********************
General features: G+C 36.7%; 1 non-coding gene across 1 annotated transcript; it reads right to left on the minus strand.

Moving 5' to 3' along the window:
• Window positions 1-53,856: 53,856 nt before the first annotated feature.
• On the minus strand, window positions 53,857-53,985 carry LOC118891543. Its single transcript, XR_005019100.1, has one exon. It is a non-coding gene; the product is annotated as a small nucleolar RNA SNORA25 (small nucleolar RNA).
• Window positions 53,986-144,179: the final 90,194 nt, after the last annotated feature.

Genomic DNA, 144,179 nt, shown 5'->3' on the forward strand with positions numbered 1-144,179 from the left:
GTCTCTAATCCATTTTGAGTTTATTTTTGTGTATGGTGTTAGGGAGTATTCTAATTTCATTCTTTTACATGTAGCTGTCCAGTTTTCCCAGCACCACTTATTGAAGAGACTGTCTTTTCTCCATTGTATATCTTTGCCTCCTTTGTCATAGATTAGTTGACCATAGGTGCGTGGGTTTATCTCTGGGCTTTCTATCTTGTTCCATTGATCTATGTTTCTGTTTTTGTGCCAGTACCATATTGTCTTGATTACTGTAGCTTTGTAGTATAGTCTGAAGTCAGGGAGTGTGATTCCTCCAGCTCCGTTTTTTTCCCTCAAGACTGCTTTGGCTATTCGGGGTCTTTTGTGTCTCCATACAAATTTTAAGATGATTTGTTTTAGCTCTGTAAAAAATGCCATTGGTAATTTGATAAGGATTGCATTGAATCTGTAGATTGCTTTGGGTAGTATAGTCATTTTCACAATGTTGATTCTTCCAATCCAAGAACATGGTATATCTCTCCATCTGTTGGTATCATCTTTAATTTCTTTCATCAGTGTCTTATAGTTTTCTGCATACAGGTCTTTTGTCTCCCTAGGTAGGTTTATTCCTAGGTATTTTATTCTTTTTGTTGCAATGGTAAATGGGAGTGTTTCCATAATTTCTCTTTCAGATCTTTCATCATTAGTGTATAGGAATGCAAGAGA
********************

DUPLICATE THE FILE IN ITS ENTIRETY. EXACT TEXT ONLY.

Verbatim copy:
General features: G+C 36.7%; 1 non-coding gene across 1 annotated transcript; it reads right to left on the minus strand.

Moving 5' to 3' along the window:
• Window positions 1-53,856: 53,856 nt before the first annotated feature.
• On the minus strand, window positions 53,857-53,985 carry LOC118891543. Its single transcript, XR_005019100.1, has one exon. It is a non-coding gene; the product is annotated as a small nucleolar RNA SNORA25 (small nucleolar RNA).
• Window positions 53,986-144,179: the final 90,194 nt, after the last annotated feature.

Genomic DNA, 144,179 nt, shown 5'->3' on the forward strand with positions numbered 1-144,179 from the left:
GTCTCTAATCCATTTTGAGTTTATTTTTGTGTATGGTGTTAGGGAGTATTCTAATTTCATTCTTTTACATGTAGCTGTCCAGTTTTCCCAGCACCACTTATTGAAGAGACTGTCTTTTCTCCATTGTATATCTTTGCCTCCTTTGTCATAGATTAGTTGACCATAGGTGCGTGGGTTTATCTCTGGGCTTTCTATCTTGTTCCATTGATCTATGTTTCTGTTTTTGTGCCAGTACCATATTGTCTTGATTACTGTAGCTTTGTAGTATAGTCTGAAGTCAGGGAGTGTGATTCCTCCAGCTCCGTTTTTTTCCCTCAAGACTGCTTTGGCTATTCGGGGTCTTTTGTGTCTCCATACAAATTTTAAGATGATTTGTTTTAGCTCTGTAAAAAATGCCATTGGTAATTTGATAAGGATTGCATTGAATCTGTAGATTGCTTTGGGTAGTATAGTCATTTTCACAATGTTGATTCTTCCAATCCAAGAACATGGTATATCTCTCCATCTGTTGGTATCATCTTTAATTTCTTTCATCAGTGTCTTATAGTTTTCTGCATACAGGTCTTTTGTCTCCCTAGGTAGGTTTATTCCTAGGTATTTTATTCTTTTTGTTGCAATGGTAAATGGGAGTGTTTCCATAATTTCTCTTTCAGATCTTTCATCATTAGTGTATAGGAATGCAAGAGA